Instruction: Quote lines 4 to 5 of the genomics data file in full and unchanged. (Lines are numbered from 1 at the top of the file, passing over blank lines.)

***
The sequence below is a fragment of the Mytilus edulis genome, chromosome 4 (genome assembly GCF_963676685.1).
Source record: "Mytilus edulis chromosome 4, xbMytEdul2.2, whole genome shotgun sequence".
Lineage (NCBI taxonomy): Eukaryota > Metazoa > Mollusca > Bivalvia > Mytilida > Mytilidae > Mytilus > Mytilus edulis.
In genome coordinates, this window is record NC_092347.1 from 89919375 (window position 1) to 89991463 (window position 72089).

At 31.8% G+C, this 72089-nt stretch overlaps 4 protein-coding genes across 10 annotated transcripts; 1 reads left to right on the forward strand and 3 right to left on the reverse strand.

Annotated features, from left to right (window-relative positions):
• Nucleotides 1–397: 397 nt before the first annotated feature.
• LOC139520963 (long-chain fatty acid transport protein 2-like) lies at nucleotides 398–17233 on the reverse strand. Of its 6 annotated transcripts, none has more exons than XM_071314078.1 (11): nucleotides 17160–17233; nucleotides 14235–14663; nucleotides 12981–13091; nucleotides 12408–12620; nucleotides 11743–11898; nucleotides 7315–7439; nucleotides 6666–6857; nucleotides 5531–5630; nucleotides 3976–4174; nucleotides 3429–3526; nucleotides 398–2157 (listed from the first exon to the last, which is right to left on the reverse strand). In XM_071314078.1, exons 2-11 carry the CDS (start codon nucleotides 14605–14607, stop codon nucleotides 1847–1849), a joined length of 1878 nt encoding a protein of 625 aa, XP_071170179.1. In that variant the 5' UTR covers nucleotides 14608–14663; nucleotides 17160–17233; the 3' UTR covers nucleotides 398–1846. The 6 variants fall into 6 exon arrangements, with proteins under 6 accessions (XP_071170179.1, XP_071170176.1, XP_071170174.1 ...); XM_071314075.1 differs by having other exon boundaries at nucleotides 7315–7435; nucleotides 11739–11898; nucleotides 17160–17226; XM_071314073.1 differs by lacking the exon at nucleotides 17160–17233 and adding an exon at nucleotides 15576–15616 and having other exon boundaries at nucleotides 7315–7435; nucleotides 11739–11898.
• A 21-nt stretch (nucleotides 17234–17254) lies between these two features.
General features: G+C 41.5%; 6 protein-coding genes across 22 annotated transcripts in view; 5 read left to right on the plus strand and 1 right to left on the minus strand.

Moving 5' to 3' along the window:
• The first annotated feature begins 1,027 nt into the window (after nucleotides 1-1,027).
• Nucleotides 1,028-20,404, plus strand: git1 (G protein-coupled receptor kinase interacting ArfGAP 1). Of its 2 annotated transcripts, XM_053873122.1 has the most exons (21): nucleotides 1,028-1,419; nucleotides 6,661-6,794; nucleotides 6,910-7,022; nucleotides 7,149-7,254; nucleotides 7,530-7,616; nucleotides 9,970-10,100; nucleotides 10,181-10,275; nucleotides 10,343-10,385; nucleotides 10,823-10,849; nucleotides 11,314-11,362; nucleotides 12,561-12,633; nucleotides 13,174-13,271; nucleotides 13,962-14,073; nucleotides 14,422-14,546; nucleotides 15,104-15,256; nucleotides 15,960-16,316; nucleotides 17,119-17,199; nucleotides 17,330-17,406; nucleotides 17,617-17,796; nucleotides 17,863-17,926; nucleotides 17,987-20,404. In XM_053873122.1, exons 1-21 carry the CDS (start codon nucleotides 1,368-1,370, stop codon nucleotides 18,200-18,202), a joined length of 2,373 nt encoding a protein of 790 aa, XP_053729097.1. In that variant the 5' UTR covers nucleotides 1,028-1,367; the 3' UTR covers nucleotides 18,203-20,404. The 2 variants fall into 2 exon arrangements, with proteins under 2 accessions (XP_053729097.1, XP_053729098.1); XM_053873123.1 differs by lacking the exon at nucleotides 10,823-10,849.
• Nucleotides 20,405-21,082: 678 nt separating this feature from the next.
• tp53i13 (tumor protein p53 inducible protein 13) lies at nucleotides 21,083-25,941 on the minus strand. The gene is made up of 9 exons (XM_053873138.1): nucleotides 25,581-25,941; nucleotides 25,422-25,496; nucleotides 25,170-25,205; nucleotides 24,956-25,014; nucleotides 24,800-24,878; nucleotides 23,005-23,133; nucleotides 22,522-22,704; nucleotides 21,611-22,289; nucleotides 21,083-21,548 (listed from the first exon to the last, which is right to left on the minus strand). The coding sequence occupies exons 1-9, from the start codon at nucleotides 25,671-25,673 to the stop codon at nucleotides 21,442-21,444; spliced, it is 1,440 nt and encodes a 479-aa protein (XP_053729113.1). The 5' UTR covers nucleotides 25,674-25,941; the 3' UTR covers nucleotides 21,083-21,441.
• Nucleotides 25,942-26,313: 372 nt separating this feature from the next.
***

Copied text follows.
In genome coordinates, this window is record NC_092347.1 from 89919375 (window position 1) to 89991463 (window position 72089).

At 31.8% G+C, this 72089-nt stretch overlaps 4 protein-coding genes across 10 annotated transcripts; 1 reads left to right on the forward strand and 3 right to left on the reverse strand.